Construction of homes, buildings, roads and other development generally disrupts the hydrology, or the natural water cycle, of the local environment. The type, amount and locations of rain water runoff are changed. On undeveloped land, storm or rain water runoff tends to follow natural contours of the land, and can be absorbed by the soil. Grasses and vegetation on undeveloped land tend to slow movement of runoff, so that more of the runoff can evaporate or percolate into the ground. Construction of essentially water impermeable areas, such as buildings, roadways, sidewalks and parking lots, reduces natural ground absorption of water and increases runoff.
As the runoff flows over developed land, it can pick up pollutants such as fertilizers, motor oil, animal waste, etc. It also picks up soil particles or silt. Accordingly, allowing the runoff to flow into lakes, rivers or streams tends to degrade them with pollutants, and/or clog them with silt. Various federal and state laws consequently regulate runoff into streams and rivers. Diverting runoff into a manmade structure such as a sewer or drainage ditch can help to control movement of the runoff. However, the runoff ultimately still cannot be released into a natural body of water (including salt water bodies), without tending to degrade them.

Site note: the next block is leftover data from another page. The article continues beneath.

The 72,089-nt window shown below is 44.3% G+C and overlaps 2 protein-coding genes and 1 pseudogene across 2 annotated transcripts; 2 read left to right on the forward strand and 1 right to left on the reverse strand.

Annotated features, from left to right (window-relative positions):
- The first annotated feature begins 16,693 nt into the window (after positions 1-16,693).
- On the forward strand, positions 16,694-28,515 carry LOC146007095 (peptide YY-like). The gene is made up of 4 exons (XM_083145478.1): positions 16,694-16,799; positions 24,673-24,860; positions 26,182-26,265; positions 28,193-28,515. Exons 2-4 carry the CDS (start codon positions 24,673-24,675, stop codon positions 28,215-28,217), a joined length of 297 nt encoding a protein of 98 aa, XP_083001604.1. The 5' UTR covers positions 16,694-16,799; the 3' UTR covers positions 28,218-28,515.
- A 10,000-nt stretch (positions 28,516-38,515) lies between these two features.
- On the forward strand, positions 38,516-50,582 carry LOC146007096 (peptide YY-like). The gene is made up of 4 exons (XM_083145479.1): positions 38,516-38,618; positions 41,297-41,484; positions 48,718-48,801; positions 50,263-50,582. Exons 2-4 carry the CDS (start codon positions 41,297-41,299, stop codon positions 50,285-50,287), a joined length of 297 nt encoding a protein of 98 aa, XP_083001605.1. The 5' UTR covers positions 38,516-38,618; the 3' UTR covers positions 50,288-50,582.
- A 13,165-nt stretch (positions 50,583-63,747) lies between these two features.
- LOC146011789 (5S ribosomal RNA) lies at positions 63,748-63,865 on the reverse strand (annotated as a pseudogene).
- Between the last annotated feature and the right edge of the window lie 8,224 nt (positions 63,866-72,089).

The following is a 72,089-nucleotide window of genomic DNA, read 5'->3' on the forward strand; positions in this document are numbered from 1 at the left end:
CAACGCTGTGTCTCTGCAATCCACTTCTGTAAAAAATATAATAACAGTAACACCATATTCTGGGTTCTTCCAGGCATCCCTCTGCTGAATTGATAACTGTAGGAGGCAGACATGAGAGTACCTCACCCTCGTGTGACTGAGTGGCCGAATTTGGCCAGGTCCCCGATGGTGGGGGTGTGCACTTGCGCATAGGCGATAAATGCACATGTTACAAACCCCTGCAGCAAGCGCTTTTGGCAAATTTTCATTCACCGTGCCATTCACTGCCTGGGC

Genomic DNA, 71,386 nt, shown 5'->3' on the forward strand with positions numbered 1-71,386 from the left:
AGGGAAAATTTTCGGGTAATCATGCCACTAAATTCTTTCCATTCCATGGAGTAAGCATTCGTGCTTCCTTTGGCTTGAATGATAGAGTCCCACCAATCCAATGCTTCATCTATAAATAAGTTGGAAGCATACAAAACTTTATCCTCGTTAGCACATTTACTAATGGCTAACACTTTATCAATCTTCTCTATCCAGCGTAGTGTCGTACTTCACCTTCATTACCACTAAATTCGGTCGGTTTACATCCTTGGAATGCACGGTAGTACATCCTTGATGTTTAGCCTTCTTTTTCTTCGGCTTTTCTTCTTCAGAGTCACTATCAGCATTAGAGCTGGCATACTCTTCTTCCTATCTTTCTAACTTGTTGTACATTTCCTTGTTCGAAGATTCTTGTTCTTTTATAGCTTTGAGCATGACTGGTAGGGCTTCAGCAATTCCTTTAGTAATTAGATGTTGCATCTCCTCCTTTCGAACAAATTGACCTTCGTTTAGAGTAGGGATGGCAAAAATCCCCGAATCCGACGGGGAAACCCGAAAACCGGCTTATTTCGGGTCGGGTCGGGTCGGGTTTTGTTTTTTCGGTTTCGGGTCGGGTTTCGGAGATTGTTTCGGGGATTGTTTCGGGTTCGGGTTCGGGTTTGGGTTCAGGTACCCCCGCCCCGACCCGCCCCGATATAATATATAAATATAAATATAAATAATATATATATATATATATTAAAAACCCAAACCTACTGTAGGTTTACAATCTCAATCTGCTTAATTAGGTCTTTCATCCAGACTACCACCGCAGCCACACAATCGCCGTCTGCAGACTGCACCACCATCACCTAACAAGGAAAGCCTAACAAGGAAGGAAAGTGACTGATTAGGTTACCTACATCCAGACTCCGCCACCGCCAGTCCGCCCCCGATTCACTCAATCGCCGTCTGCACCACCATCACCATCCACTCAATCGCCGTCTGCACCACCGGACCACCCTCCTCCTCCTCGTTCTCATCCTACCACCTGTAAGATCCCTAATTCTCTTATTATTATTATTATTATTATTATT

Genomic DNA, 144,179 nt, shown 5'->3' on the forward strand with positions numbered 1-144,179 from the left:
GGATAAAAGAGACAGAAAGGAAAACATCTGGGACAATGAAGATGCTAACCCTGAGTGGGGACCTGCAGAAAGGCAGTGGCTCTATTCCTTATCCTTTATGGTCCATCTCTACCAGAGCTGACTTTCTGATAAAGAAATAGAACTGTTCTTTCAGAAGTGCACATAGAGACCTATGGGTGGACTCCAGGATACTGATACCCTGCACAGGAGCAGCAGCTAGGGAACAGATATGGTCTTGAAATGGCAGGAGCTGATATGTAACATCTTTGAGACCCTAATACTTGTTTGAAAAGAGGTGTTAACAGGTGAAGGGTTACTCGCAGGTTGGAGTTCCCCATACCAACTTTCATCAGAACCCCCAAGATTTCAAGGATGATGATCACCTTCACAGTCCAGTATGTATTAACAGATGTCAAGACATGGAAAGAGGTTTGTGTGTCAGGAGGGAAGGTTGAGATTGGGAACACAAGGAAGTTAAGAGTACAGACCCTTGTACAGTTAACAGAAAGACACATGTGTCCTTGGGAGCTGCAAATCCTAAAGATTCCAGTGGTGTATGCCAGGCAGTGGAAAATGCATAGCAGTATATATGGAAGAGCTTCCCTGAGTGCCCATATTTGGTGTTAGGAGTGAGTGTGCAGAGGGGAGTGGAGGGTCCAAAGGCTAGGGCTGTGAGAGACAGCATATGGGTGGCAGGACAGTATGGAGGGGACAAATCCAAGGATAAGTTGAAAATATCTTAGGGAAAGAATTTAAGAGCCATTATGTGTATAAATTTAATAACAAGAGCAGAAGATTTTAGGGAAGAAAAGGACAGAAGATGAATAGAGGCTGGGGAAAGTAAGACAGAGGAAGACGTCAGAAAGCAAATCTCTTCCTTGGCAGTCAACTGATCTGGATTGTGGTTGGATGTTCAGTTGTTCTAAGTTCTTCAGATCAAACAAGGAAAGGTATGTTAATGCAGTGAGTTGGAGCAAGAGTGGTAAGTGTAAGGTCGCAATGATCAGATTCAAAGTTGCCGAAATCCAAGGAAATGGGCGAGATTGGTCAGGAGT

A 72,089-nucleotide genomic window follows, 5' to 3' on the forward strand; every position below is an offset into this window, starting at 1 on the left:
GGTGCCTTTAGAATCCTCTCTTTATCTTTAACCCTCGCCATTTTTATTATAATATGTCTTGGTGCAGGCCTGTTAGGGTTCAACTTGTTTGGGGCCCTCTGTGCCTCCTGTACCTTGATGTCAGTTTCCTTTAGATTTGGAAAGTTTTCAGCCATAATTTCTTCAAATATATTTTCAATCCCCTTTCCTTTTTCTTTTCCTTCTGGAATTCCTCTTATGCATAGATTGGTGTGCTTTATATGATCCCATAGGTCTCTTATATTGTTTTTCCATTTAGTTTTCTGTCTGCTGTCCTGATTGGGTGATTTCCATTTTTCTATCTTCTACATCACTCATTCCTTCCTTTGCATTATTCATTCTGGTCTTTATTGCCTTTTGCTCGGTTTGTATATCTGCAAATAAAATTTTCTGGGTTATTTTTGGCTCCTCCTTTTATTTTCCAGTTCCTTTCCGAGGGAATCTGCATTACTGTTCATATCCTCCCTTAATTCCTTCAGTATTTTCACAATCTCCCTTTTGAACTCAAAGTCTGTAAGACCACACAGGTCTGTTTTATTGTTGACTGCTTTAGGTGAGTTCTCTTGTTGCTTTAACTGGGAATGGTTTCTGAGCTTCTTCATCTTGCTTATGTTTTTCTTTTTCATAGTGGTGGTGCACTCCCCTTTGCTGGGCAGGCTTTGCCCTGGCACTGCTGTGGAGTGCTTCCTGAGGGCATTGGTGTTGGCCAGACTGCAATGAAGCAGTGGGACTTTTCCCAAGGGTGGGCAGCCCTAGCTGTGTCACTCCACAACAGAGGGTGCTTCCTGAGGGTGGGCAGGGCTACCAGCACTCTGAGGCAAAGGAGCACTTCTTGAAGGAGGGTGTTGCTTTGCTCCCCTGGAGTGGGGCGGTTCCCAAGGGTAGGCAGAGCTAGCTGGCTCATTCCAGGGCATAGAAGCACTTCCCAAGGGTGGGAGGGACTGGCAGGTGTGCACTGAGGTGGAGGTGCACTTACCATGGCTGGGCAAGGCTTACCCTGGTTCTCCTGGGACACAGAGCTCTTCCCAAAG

To minimize runoff problems, in many areas of the country, drainage basins are constructed as part of the land development. Drainage basins are generally excavated areas having gradually sloping sides, although naturally occurring drainage basins may also be used. A filter strip or grass swale may be located uphill from the drainage basin, to help remove suspended particulate pollutants, before the runoff collects in the drainage basin. Construction of drainage basins is often legally required by local government agencies, as part of the development approval and permitting process.
The drainage basin ideally is located and contoured so that it collects as much differential runoff as possible from the developed land area, while also collecting little or no natural runoff. The drainage basin is also made large enough to avoid overflowing with differential runoff even during prolonged or intense rain storms. The bottom and sides of the drainage basin are generally porous, so that collected differential runoff diffuses into the ground over time. The design parameters of any specific drainage basin can vary widely depending on ground contours, surface soil and sub-soil conditions, climate, and other factors.
For many years, drainage basin designs have been tested by drilling one or more bores in the soil at or near the proposed drainage basin site, to create a runoff percolation test pit or site. The absorption rate of water from the test pit into the ground is then measured and recorded over a specified period of time. Based on these measurements, engineers can determine whether a proposed basin design is acceptable, or otherwise determine alternative design parameters for a drainage basin.